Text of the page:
Every pregnant woman's hope is to have a good birth and a healthy baby.
Birth is often treated as though it's only one day, yet birth is an experience that lives with us for the rest of our lives.
Sadly, for many women, their actual experience of birth is not what they imagined or hoped for.
Sometimes these women are left feeling disappointed or even traumatised by their birth.
This can be incredibly confusing and distressing for a woman who is expecting to feel elated about her baby's arrival.
Quite often, friends and family dismiss such women's feelings with well-meaning comments such as, “at least you have a healthy baby”.
While a mother's most important concern is a healthy baby, how her baby is born DOES matter to her. It's vital we acknowledge and understand that how she feels about her baby and how she feels about her birth experience are NOT the same thing.
Debby Gould from BirthTalk says, “Women often feel grateful for, and love their baby, at the same time as reeling from the experience of their birth as possibly the worst day of their life”.
During labour, women are at their most vulnerable. It can take just one detail, either physical or emotional, for a woman to feel helpless or powerless. In that state, fear can have a lasting impact. Hospital staff may view a woman's birth as normal or routine, but can contribute to her feelings of failure or guilt that she didn't achieve the birth she hoped for, by telling her that her baby's health is the only thing that matters.
Between 25 and 34% of women say their birth was traumatic. What defines trauma to each woman is different:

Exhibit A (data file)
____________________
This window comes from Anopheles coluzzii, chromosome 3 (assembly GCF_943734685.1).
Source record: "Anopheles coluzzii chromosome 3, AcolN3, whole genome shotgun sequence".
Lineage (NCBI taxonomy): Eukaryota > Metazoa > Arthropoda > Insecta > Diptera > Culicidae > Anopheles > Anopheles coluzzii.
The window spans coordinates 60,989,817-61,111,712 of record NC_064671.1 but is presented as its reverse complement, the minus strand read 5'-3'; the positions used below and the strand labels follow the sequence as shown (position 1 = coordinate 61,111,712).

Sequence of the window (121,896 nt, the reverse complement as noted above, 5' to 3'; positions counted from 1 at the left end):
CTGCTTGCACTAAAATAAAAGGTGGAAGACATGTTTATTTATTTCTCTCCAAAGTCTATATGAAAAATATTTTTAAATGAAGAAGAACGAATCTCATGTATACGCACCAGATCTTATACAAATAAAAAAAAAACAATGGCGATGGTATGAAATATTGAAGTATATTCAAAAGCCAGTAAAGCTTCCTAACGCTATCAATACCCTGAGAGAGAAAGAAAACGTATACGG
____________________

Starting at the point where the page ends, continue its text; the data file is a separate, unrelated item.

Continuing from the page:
- Feeling powerless during labour
- Fear of her baby or herself dying
- Medical complications
- Unplanned/unnecessary interventions
- Unsupportive staff
- A fast birth
- Caesarean section
When Sarah* had her first baby, she believed in her body's ability to labour and planned for a natural birth. Instead, she says her birth was traumatising and belittling.
I was coerced into things I had specifically stated I did not want.
When Sarah spoke to staff after the birth of her daughter, she was told to stop thinking about it, because her baby was healthy and that was the most important thing.
‘This made me feel like my pain and hurt/anger did not matter. It was a big trigger for post natal depression for me as I started feeling guilty about it, wondering why I couldn't ‘just be happy that my baby was healthy.' It really hurt me a lot.
Sarah's experience is not isolated. When writing this article, I asked a group of Melbourne-based women if they had experienced being dismissed after expressing dissatisfaction with their birth. I was overwhelmed with stories. Each woman's words resonates with the pain of being told ‘at least you have a healthy baby' when trying to process their negative birth experience. Many were hurt that this attitude came from people close to them as well as health professionals whom they sought help and support from.
Society seems extremely uncomfortable with the idea that a mother can be unhappy with her birth if it turned out ‘all right in the end', which translates to ‘mother and baby are alive'. We expect her to feel relieved and grateful that she and her baby are okay and to push away her inner feelings of disappointment or distress.
Of course having a healthy baby is the most important thing “ but it is not all that matters. Birth is a life changing experience and it does matter how a woman feels about it. Much of the problem comes from the perceived notion that women who care about their birth are selfish and want an ‘experience' more than a safe birth.
Debby from BirthTalk uses this example: